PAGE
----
We get a lot of films about relationships starting, but very few about them ending. Marriage Story captures a divorce that feels, and I think this is becoming a recurring theme on this list, real. It’s at times spiteful and at others heartbreaking, but at the core of it is two people just trying to figure this shit out.
How do you follow Get Out? Easily seems to be the answer, at least if you’re Jordan Peele. Us takes similar ideas of otherness and horror, but spreads them out on a much wider canvas, using the genre to dissect the world perfectly. I guess we now have to ask how he’s going to follow Us?
I liked but didn’t love Ari Aster’s first film, Hereditary. In fact, I rather feel like the film that everyone else saw in that is the one I saw in Midsommar. Set in the bright daylight of Northern Sweden, it is an unsettling and twisted ride that will leave you gripping your leg and unsure of what you’ve just seen. If Hereditary was the potential, then Midsommar is the realising of it.
Jonah Hill’s directorial debut has that punk-rock, stoner, skater vibe down to a tee. To the extent that you’ve got to assume this story of a kid doing everything he can to fit in has come from somewhere inside of him. Clearly made on a shoestring, you can at times see the cracks, but that only plays into what he’s created.
If you’ve somehow managed to avoid hearing about the central premise of One Cut Of The Dead, then stop what you’re doing and watch it. NOW! It’s on Shudder, and it will reward every minute you put into it as it could well claim to be the most original film on this list. Give it your time, please.
What more needs to be said? Hating the MCU has become cool, but what they achieved with this film is something special. Thankfully, I’ve never been particularly cool, so I’m happy to profess my love for it.
Greta Gerwig blew me away with Lady Bird, but I was a bit worried when I heard her next film was to be Little Women. As someone who had never read the book, it seemed so safe, and unadventurous. Well, I was wrong because she did it again. This film is joy incarnate and has a story that is as relevant today as when it was written. I won’t doubt Gerwig again.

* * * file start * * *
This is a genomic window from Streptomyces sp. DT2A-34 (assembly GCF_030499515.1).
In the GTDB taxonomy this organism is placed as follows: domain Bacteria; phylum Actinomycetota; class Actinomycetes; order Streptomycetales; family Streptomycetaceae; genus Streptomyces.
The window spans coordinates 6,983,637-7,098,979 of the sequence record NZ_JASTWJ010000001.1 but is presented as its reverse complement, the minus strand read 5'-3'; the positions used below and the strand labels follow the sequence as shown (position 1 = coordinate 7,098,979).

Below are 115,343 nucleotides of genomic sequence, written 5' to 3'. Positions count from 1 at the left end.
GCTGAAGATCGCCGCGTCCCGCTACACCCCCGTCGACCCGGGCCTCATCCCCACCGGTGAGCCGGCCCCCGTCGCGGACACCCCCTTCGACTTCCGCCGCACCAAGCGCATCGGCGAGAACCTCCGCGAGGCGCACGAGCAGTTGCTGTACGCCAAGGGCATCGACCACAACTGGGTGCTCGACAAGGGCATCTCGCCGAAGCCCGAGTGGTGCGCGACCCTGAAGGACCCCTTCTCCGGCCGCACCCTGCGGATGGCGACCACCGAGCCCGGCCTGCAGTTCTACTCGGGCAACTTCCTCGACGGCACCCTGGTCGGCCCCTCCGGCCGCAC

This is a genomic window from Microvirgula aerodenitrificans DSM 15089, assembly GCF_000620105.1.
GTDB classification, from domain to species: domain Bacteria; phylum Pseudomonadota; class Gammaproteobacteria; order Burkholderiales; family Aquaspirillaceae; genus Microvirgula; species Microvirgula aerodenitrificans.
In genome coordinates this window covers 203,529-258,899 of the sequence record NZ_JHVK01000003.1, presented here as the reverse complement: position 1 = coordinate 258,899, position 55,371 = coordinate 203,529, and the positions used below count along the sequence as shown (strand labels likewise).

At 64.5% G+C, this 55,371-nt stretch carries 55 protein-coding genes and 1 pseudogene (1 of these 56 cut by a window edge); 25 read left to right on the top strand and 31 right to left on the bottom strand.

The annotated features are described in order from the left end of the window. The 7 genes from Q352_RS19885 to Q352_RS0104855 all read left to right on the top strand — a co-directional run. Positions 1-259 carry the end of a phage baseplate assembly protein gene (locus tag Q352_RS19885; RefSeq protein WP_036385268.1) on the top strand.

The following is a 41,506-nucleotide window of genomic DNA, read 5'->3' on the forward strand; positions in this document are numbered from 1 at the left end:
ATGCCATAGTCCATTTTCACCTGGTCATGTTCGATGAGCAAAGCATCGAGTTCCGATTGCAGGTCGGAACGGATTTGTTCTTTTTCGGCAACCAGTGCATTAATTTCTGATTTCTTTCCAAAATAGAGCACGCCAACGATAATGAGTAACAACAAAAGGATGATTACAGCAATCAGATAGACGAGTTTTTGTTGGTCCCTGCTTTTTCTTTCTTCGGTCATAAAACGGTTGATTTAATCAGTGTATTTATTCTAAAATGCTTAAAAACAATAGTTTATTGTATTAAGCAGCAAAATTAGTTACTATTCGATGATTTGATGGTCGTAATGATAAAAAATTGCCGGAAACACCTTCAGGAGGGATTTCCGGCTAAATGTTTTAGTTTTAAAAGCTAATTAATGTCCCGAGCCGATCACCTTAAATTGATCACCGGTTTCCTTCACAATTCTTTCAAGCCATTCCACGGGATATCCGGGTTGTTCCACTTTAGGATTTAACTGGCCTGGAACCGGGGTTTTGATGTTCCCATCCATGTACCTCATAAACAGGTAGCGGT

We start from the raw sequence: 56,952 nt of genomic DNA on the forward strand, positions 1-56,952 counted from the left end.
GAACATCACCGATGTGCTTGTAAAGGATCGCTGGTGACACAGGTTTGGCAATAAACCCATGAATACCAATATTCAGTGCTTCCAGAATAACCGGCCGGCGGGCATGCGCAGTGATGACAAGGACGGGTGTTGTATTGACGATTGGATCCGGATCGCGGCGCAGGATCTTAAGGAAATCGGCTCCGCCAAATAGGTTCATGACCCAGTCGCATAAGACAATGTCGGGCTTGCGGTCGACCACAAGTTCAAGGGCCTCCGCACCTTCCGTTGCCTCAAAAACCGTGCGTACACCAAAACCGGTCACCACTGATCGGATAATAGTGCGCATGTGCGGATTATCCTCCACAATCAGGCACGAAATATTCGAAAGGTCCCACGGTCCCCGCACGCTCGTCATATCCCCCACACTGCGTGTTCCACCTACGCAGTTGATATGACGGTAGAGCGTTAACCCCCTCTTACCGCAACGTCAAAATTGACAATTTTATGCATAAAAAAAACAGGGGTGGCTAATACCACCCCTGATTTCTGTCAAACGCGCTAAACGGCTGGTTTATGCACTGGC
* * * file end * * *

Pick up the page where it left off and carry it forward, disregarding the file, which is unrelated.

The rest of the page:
If you’re looking for a family film to sit down and fall in love with, then step-forward Stan & Ollie. Set in the dying embers of the famous pairing’s career, it’s the story of two old friends, weighed down by a life of ups and downs and trying to figure out where they stand. With two wonderful central performances, it will leave you reaching for the tissues even as a massive smile refuses to leave your face.
So many teens moves make being a teenager look like the greatest thing on the planet (a couple of them are on this list). Eighth Grade doesn’t do that. It understands that it is fucking hard and comes with a whole world of difficulties. Bo Burnham made a coming of age film that is awkward and melancholy, and we don’t see a lot of them.
Can you tell that I’m a fan of coming of age films? Booksmart is another story based around a friendship, and it is already one of my favourite on-screen friendships of all time. Kaitlyn Dever and Beanie Feldstein are both brilliant, but the whole thing is a masterpiece. On her first time in the director’s chair, Olivia Wilde doesn’t so much smash it out the park as send it into motherfucking orbit. See this film!